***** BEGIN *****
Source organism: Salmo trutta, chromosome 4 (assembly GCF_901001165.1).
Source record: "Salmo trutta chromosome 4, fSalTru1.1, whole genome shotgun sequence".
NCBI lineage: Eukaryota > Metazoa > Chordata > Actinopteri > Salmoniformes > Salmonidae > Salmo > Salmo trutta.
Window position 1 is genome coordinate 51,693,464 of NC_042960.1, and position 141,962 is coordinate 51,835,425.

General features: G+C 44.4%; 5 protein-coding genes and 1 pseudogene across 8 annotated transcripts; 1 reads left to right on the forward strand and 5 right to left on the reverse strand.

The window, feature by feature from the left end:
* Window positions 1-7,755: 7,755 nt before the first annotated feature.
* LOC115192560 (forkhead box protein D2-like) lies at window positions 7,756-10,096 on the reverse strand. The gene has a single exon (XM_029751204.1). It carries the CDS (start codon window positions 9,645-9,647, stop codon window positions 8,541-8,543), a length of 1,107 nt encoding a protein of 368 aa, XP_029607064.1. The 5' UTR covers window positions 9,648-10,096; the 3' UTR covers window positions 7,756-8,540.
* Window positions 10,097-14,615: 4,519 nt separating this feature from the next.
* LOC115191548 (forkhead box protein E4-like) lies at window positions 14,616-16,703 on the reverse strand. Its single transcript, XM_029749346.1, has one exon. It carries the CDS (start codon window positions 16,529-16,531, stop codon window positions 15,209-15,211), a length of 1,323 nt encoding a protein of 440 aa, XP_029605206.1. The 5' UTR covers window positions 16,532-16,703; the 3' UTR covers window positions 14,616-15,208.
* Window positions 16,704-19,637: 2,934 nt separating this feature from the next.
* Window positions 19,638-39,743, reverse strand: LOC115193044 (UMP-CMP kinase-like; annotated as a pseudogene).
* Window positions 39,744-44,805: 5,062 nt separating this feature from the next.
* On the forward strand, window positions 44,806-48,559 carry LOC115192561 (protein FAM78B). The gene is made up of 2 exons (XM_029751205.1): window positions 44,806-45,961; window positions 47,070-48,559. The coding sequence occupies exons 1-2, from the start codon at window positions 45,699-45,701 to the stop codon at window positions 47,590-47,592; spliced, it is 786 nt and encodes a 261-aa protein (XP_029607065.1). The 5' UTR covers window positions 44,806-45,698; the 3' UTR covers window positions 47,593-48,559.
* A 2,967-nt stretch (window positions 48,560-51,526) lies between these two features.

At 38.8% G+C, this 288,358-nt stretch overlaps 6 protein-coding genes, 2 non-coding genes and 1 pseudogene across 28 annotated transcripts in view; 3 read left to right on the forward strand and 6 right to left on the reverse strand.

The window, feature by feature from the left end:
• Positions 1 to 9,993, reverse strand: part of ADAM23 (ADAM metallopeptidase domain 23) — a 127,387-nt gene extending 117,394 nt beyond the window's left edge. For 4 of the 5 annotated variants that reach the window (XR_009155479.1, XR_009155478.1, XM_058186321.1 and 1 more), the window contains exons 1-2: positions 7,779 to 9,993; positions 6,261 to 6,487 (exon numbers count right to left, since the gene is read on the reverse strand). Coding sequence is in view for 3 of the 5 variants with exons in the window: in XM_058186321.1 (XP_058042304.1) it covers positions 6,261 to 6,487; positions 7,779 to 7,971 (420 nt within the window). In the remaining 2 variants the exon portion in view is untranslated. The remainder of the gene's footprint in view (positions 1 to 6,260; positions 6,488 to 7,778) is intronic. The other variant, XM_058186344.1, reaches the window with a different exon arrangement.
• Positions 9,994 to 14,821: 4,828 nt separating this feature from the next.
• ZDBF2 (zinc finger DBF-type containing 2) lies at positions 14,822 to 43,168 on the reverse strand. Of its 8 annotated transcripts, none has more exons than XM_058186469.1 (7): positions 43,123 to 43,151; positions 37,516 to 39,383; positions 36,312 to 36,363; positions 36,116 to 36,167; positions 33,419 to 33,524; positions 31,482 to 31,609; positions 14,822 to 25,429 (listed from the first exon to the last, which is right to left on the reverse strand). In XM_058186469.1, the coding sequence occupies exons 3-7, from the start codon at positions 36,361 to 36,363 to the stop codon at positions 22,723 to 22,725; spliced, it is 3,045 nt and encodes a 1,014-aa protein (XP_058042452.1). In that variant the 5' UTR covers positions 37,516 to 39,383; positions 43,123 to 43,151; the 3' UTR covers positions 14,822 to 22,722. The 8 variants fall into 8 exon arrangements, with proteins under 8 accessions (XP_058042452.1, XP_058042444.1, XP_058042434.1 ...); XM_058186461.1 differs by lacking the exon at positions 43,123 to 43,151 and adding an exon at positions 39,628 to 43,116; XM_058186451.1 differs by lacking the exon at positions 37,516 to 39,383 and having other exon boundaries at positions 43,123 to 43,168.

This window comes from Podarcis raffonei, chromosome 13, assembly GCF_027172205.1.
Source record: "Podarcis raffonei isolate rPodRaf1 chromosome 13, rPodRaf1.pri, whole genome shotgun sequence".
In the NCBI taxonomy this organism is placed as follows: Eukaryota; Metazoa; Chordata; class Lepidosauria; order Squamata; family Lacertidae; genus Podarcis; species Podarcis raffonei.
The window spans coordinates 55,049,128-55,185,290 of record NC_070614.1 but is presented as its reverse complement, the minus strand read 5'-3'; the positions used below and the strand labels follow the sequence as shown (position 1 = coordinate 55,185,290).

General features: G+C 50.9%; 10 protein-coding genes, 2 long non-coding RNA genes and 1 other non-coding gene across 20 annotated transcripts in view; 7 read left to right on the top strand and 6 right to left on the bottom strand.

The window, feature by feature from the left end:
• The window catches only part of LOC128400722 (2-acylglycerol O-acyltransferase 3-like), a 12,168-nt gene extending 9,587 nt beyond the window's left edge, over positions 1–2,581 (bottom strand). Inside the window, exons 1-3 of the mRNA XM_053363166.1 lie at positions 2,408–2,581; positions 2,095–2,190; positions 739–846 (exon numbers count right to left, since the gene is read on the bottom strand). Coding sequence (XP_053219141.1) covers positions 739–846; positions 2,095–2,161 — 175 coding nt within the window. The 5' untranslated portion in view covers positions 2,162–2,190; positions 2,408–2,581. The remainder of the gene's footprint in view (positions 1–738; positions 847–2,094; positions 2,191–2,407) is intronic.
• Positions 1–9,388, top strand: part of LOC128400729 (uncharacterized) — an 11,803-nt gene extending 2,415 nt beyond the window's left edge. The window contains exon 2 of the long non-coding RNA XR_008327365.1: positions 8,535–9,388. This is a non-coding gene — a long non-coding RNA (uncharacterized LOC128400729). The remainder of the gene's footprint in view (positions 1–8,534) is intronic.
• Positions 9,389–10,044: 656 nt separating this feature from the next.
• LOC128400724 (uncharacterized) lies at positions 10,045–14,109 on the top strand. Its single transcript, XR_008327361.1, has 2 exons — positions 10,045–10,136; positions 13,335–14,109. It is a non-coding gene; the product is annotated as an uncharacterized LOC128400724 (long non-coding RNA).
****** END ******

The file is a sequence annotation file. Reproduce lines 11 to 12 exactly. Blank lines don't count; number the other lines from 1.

* Window positions 16,704-19,637: 2,934 nt separating this feature from the next.
* Window positions 19,638-39,743, reverse strand: LOC115193044 (UMP-CMP kinase-like; annotated as a pseudogene).